Another architectural detail that intrigues: those great sliding doors, with the black lacquered frames and the semi-translucent grid panel. Goodbye privacy, hello fabulous! Though I will say I can seriously do without the recurrent use of putti in the hallway.  By putti (singular: putto) I mean the frolicky little statues of angelic babes, like cherubs without wings, that always seem piled up on one another for no easily discernable reason.  It's not that I don't understand the designer's intention: to juxtapose the Renaissance/Baroque ornateness of the statuary against the architectural modernity of the villa. I just tend to be highly unresponsive to statues of angels and babes and children.  

And finally, more of that great Piero Umiliani soundtrack...

Monday, May 23, 2011




So when I posted all these clips from Mario Bava's Five Dolls for an August Moon on YouTube, I also included the very short one above, just because I thought it was kind of a hoot and was having a "why not?" moment. Well, as it turns out, some of the other videos posted at the same time have had less than 100 hits - and yet this one has had over 6,000...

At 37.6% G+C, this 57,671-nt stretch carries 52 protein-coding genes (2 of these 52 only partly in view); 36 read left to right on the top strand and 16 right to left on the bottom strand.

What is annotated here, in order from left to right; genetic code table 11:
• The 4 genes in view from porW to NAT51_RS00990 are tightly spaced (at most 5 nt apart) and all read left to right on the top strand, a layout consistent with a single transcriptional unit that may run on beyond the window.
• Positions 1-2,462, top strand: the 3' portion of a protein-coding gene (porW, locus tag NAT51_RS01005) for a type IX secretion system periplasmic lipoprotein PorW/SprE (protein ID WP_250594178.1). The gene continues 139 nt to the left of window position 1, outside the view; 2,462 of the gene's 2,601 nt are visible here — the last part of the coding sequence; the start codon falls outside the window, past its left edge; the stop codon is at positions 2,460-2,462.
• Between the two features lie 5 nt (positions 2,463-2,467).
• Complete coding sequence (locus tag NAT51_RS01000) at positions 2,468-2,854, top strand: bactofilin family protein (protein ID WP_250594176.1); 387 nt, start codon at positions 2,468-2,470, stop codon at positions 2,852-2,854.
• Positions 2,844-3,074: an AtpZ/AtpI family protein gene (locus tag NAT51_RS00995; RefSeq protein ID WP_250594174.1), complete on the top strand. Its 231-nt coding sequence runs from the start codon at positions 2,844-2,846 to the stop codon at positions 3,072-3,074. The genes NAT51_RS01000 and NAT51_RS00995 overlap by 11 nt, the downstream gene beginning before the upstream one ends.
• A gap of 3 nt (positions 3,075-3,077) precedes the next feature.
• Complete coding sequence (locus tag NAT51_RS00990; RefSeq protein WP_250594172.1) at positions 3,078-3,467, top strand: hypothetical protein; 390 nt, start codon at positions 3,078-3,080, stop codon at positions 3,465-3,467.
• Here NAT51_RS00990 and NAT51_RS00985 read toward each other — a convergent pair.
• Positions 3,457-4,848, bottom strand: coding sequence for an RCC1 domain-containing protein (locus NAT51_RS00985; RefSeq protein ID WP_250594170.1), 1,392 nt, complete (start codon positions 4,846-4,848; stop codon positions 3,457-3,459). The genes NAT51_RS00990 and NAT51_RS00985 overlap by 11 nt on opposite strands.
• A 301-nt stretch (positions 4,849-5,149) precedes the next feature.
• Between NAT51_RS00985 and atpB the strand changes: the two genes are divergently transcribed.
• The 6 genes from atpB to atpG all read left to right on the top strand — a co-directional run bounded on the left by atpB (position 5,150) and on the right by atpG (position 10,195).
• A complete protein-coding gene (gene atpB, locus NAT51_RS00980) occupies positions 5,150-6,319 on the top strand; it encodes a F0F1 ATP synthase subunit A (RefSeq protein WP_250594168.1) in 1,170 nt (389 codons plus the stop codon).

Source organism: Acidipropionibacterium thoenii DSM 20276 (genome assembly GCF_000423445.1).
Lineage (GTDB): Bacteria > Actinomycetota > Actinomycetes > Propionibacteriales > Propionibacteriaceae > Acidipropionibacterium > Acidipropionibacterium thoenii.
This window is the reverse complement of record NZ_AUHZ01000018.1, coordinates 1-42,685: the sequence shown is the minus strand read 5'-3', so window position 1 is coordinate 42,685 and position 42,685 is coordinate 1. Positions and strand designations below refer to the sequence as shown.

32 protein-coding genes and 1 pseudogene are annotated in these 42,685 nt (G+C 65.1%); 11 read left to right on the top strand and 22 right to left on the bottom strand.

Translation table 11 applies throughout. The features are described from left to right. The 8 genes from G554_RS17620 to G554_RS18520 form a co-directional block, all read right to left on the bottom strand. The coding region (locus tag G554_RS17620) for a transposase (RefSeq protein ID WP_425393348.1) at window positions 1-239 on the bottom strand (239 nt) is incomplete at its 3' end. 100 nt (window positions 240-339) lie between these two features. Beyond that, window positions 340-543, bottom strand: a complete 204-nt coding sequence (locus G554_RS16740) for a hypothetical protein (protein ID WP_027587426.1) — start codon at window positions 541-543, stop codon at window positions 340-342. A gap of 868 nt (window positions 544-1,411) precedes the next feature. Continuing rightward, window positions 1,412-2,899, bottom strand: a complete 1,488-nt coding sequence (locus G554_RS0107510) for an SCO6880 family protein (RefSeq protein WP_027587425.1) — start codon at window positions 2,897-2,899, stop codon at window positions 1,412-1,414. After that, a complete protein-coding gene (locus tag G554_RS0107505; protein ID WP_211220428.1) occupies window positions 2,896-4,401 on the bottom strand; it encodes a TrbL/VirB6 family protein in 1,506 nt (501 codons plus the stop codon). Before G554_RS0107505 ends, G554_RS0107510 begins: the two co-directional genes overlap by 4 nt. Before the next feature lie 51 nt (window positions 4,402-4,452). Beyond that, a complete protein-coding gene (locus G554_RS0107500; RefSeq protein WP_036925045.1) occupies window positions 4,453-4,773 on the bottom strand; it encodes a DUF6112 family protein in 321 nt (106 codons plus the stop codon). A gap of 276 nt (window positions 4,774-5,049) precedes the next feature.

Apparently footage of smoking from a pretty lady's foot plays better than mod Italian interiors and swingin' organ music. Especially in the Middle East, as this video has been most viewed in Syria, Saudi Arabia, and United Arab Emirates respectively.  Maybe it has something to do with the feet being very dirty and insulting in Arabic culture. This video might very well be completely obscene over there! I don't really know, though, anyone is welcome to chime in and explain the appeal...

Well, fortunately I'm the kind of person who gets hotter from mod Italian interiors and swingin' organ music than foot smokin'. And I rather liked the rest of the scene, as well:


There's that great Umiliani soundtrack, for starters - this time integrated into the scene as music from the radio.  And then, really, why not get out of bed feelin' fabulous? So fabulous in fact you want to dance around a little in your pleated chiffon caftan? Well I'd probably do the same if I had a zebra skin rug like that, too. Or maybe a big beefcake in bikini briefs and gold chains. Or again, really more so the zebra skin rug...

Friday, May 20, 2011